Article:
The CIO Oceans research line is divided into the following research areas
- Impact of global change on the marine organic carbon cycle
- Climate change and impacts
- Fundamental science research for applications of micro- and macro-algae
- Trace metals and ocean life
For more information, contact the concerning researcher or the CIO Oceans secretariat.
Impact of global change on the marine organic carbon cycle
Primary production in the ocean by microscopic phytoplankton accounts for half of the productivity on our planet. Phytoplankton are a highly diverse group of organisms in all aspects including size, productivity, and carbon export efficiency. Most of this productivity fuels the marine food web, a fraction ends up in the deep ocean and sediments where carbon is stored for >1000 years.
Within this theme we study how climate (change) impacts the productivity and composition of marine phytoplankton, and how this influences carbon export efficiency. This is investigated using a combination of experimental approaches and field observations >>> read more.
Climate change and impacts
Within this research theme we examine (polar) climate change and its associated impacts by using state-of-the-art global climate models and earth system models as well as relevant observations. The focus is on understanding the processes and feedbacks that govern climate change that are related to mean changes as well as to climate variability and extremes. Within this theme there is close collaboration with KNMI and other institutes (e.g. Arctic Center, UU/IMAU, WUR).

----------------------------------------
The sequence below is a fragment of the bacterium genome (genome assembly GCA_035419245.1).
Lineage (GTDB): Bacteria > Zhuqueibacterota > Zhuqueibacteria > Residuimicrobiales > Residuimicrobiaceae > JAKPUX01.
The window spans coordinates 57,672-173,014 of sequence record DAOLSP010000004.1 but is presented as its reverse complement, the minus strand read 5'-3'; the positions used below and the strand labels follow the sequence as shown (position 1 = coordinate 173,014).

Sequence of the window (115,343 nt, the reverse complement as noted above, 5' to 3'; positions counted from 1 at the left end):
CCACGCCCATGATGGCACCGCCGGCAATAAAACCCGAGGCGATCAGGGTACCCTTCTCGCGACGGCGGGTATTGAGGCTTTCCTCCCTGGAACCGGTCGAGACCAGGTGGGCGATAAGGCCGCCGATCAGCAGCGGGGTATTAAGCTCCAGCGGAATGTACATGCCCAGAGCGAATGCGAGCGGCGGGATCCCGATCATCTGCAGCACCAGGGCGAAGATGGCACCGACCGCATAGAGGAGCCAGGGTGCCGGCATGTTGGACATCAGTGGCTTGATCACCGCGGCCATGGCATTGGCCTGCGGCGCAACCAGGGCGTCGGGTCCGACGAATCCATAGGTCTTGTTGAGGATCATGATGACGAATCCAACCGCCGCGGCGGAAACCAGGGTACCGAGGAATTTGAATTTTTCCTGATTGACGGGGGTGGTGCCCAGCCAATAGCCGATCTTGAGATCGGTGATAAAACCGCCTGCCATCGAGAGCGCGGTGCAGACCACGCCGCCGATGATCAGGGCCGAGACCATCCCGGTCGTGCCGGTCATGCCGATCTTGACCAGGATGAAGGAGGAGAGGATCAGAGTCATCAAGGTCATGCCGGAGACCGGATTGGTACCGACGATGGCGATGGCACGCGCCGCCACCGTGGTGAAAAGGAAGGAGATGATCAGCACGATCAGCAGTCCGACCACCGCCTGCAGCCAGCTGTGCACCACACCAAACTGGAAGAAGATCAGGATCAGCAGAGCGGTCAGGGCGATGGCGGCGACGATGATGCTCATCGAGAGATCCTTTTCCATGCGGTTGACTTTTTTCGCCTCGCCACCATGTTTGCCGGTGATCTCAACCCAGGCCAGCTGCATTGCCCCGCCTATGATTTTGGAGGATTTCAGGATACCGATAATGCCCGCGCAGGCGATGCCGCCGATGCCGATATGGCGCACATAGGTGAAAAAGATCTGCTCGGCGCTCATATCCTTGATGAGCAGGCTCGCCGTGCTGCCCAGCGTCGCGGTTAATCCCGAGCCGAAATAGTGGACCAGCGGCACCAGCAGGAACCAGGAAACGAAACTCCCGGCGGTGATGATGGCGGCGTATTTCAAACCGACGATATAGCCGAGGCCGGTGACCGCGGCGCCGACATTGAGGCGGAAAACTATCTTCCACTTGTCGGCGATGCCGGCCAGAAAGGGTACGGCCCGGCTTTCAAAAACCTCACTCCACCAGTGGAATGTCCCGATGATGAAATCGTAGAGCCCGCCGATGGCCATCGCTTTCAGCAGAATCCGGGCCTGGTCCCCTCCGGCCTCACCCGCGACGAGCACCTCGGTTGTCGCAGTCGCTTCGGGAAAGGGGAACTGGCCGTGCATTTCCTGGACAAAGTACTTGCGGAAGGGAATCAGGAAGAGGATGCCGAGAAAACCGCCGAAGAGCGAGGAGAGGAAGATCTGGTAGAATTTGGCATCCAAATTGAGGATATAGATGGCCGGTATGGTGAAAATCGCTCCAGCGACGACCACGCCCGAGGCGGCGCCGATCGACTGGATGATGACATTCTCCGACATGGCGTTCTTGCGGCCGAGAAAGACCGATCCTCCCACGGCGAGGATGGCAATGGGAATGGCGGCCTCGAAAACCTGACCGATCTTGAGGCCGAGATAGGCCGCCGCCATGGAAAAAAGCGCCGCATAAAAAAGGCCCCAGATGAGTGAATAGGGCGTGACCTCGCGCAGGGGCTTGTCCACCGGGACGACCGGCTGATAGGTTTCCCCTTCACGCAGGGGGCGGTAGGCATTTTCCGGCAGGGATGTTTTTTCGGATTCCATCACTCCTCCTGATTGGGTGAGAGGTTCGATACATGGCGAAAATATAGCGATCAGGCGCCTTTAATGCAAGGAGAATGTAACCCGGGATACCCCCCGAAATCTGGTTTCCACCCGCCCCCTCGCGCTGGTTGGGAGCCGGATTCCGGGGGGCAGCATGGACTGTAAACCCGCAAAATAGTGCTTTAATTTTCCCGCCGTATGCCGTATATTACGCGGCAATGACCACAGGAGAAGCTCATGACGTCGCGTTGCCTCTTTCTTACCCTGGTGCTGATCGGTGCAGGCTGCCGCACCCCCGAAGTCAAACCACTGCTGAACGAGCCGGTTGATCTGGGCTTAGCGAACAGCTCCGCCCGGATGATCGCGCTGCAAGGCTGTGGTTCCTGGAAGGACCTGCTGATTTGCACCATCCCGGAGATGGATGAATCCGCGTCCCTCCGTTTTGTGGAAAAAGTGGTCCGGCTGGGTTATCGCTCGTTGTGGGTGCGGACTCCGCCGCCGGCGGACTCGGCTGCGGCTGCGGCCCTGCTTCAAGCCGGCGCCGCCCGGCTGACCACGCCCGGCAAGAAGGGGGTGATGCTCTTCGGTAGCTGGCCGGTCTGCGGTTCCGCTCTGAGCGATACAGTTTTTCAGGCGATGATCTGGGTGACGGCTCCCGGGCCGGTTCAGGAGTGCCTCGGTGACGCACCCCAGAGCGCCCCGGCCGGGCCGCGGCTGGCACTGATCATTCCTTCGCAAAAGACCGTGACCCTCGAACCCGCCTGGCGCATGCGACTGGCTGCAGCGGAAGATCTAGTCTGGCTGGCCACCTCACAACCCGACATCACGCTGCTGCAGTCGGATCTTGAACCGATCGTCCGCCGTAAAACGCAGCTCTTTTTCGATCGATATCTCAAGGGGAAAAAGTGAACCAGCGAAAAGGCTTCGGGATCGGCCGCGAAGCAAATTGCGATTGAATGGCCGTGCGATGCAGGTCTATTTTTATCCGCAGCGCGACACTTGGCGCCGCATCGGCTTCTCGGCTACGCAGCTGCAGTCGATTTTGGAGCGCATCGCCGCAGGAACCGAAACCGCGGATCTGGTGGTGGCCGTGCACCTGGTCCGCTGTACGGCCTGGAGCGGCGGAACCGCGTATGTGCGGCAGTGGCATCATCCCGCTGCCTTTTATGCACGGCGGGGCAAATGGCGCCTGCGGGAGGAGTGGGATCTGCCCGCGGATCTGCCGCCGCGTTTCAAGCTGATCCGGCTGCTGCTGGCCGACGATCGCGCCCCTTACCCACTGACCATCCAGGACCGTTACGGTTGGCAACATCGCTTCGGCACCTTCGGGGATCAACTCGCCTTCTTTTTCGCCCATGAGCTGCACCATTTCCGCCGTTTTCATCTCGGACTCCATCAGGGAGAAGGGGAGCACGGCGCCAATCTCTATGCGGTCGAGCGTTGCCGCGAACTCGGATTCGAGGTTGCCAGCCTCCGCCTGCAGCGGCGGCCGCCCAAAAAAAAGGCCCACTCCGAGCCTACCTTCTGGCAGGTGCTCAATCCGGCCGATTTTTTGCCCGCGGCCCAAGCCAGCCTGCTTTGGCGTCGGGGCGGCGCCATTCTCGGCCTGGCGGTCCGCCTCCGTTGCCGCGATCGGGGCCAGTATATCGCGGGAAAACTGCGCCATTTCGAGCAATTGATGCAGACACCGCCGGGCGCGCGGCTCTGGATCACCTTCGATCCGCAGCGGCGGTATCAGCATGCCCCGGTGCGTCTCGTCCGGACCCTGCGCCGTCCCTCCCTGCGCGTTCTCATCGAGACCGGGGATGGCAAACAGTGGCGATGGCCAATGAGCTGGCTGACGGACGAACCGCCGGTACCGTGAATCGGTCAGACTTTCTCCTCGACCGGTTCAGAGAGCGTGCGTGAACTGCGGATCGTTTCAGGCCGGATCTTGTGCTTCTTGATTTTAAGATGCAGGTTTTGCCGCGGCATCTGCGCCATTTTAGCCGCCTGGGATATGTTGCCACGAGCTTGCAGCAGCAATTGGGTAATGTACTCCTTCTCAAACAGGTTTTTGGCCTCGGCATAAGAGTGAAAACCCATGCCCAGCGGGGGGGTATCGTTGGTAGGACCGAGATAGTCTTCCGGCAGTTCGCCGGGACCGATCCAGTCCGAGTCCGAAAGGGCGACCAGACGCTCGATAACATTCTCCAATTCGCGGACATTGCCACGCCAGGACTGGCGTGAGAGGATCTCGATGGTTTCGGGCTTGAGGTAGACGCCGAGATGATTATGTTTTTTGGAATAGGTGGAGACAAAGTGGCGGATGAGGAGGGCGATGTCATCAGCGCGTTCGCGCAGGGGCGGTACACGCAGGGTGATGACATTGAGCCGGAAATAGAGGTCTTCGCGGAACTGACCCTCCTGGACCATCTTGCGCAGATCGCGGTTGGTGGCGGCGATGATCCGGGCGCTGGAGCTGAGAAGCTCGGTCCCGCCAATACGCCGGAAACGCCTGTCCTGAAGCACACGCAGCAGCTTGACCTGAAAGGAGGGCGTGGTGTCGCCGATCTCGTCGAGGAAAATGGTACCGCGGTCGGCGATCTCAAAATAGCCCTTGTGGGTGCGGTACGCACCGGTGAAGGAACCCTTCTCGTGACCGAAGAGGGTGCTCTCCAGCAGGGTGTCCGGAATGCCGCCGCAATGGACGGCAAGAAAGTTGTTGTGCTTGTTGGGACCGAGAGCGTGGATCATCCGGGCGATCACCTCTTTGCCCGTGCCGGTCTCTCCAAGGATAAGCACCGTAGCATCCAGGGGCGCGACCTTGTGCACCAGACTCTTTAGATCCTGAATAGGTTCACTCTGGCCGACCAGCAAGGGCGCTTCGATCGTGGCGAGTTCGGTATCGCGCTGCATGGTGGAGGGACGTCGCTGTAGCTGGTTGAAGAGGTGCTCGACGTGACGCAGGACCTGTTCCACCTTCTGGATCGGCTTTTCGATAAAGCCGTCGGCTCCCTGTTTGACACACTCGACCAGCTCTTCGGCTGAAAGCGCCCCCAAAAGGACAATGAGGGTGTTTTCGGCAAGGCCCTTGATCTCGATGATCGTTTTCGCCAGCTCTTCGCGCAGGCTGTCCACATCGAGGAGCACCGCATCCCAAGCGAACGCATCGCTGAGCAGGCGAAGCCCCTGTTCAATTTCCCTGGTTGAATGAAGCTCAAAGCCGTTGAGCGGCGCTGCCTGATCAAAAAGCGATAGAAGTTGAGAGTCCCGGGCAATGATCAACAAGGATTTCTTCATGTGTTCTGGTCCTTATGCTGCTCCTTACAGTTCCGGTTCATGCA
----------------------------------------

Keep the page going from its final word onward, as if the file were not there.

The climate model EC-Earth (depeloped at KNMI) is used to devise dedicated simulations to pinpoint climate change processes and impacts >>> read more.
Fundamental science research for applications of micro- and macro-algae
Micro-algae and macro-algae (seaweeds) form the basis of almost all marine food webs. There are over 10,000 species of algae known. All these organisms use solar radiation for the production of organic compounds (marine plant biomass). Algae can be used for the production of carbohydrates, proteins, oil or pharmaceutical products. However, the biochemical composition of algae differs between species and is strongly dependent on the growth conditions. At the CIO Oceans department, together with the Royal Netherlands Institute for Sea Research , department Estuarine and Delta Systems (EDS), NIOZ-Yerseke, we want to further develop fundamental and innovative applied knowledge of marine plant organisms, and to make this knowledge available to businesses for the production of, for example, food feed and energy >>> read more.
Trace metals and ocean life
Within this research theme we study the interactions between trace metals and life in the ocean. Iron, together with other trace metals, is an essential micronutrient, required for the growth of all organisms, including phytoplankton that form the base of the marine food web. Given that phytoplankton convert CO2 into biomass that partly settles into the deep ocean, trace metals are key players in global climate. In many remote ocean regions, such as the high latitude North Atlantic or the Southern Ocean, phytoplankton, and thus primary productivity, are limited by the availability of iron or other metals such as manganese >>> read more.
|Last modified:||14 June 2022 2.42 p.m.|